It’s possible that I don’t like poetry because I can’t write poetry. Every time I’ve tried to write poetry, the result has been sad and terrible. It’s possible that it’s difficult for me to appreciate poetry because I’m just not sophisticated enough.

Nevermind, though, because today I have discovered a poem that moves me.

Adrienne’s family is in town, and we were on a boat tour through downtown hosted by the Chicago Architecture Foundation, and the guide quoted a bit of a Carl Sandburg poem:

Under the smoke, dust all over his mouth, laughing with white teeth,
Under the terrible burden of destiny laughing as a young man laughs,
Laughing even as an ignorant fighter laughs who has never lost a battle,
Bragging and laughing that under his wrist is the pulse, and under his ribs the heart of the people,
                   Laughing!

Turns out Carl Sandburg is kind of a big deal in Chicago, and his Chicago Poems, published in 1916, established him as a “major figure in contemporary literature.” I should have paid more attention in my lit classes.

Carl Sandburg, January 6, 1878 – July 22, 1967.

Anyway, here is Sandburg’s Chicago in its entirety. Enjoy.

Hog Butcher for the World,
Tool Maker, Stacker of Wheat,
Player with Railroads and the Nation’s Freight Handler;
Stormy, husky, brawling,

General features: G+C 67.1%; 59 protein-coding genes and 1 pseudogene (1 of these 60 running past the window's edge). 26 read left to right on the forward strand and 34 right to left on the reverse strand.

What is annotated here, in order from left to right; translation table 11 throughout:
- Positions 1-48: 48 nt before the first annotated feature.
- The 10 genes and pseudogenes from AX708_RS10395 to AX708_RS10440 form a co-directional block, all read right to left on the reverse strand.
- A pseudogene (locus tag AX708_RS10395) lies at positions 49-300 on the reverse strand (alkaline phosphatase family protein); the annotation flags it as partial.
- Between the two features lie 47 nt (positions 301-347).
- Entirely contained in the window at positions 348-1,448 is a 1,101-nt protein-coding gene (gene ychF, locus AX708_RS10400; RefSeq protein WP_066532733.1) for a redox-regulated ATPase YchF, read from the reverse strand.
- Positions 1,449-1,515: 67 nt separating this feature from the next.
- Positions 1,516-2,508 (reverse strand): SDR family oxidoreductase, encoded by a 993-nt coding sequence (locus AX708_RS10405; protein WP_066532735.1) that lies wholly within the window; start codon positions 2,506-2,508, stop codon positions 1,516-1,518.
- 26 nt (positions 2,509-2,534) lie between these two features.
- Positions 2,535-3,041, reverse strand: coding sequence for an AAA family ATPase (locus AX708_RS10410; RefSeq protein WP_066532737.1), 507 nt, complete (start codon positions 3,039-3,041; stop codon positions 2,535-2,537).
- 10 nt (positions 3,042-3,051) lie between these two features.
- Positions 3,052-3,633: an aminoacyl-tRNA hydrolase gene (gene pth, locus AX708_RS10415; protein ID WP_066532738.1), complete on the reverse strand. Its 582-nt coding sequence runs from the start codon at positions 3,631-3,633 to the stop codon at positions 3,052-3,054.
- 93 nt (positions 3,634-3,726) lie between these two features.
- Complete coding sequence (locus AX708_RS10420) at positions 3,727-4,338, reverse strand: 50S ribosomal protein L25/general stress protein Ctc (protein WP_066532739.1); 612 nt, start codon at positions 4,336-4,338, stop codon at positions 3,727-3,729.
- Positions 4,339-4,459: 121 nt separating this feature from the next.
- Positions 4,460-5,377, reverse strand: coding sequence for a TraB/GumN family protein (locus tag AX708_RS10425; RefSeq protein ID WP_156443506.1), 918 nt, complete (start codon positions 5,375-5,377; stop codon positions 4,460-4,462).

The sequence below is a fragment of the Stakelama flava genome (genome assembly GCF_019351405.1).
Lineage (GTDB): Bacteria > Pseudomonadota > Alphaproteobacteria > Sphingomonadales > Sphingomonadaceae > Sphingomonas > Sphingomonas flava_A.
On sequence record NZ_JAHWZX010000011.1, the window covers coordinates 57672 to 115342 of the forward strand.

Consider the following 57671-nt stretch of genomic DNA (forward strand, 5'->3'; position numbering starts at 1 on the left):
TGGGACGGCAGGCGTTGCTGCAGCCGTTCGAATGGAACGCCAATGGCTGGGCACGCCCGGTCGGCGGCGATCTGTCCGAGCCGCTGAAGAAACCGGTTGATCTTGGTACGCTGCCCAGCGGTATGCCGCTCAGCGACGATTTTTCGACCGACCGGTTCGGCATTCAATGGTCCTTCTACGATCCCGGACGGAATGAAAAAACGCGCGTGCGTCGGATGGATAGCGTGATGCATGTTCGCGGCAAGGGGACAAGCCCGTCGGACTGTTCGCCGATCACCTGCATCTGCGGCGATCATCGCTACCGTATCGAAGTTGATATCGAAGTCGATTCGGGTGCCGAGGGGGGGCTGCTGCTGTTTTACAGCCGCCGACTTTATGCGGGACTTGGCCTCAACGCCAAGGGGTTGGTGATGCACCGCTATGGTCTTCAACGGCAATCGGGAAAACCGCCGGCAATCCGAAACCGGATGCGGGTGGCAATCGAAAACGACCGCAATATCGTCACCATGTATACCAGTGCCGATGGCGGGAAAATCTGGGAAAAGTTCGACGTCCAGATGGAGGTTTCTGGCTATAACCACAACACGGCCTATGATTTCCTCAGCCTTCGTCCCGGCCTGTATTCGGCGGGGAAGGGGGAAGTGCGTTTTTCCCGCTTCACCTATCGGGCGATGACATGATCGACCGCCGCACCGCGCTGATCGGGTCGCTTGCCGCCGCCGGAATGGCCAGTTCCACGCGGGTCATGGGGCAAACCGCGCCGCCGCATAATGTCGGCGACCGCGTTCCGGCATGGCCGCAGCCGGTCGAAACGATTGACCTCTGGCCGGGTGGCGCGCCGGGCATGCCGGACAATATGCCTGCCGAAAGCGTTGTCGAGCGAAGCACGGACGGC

City of the Big Shoulders:
They tell me you are wicked and I believe them, for I have seen your painted women under the gas lamps luring the farm boys.
And they tell me you are crooked and I answer: Yes, it is true I have seen the gunman kill and go free to kill again.
And they tell me you are brutal and my reply is: On the faces of women and children I have seen the marks of wanton hunger.
And having answered so I turn once more to those who sneer at this my city, and I give them back the sneer and say to them:
Come and show me another city with lifted head singing so proud to be alive and coarse and strong and cunning.
Flinging magnetic curses amid the toil of piling job on job, here is a tall bold slugger set vivid against the little soft cities;
Fierce as a dog with tongue lapping for action, cunning as a savage pitted against the wilderness,
Bareheaded,
Shoveling,
Wrecking,
Planning,
Building, breaking, rebuilding,
Under the smoke, dust all over his mouth, laughing with white teeth,
Under the terrible burden of destiny laughing as a young man laughs,
Laughing even as an ignorant fighter laughs who has never lost a battle,
Bragging and laughing that under his wrist is the pulse, and under his ribs the heart of the people, Laughing!
Laughing the stormy, husky, brawling laughter of Youth, half-naked, sweating, proud to be Hog Butcher, Tool Maker, Stacker of Wheat, Player with Railroads and Freight Handler to the Nation.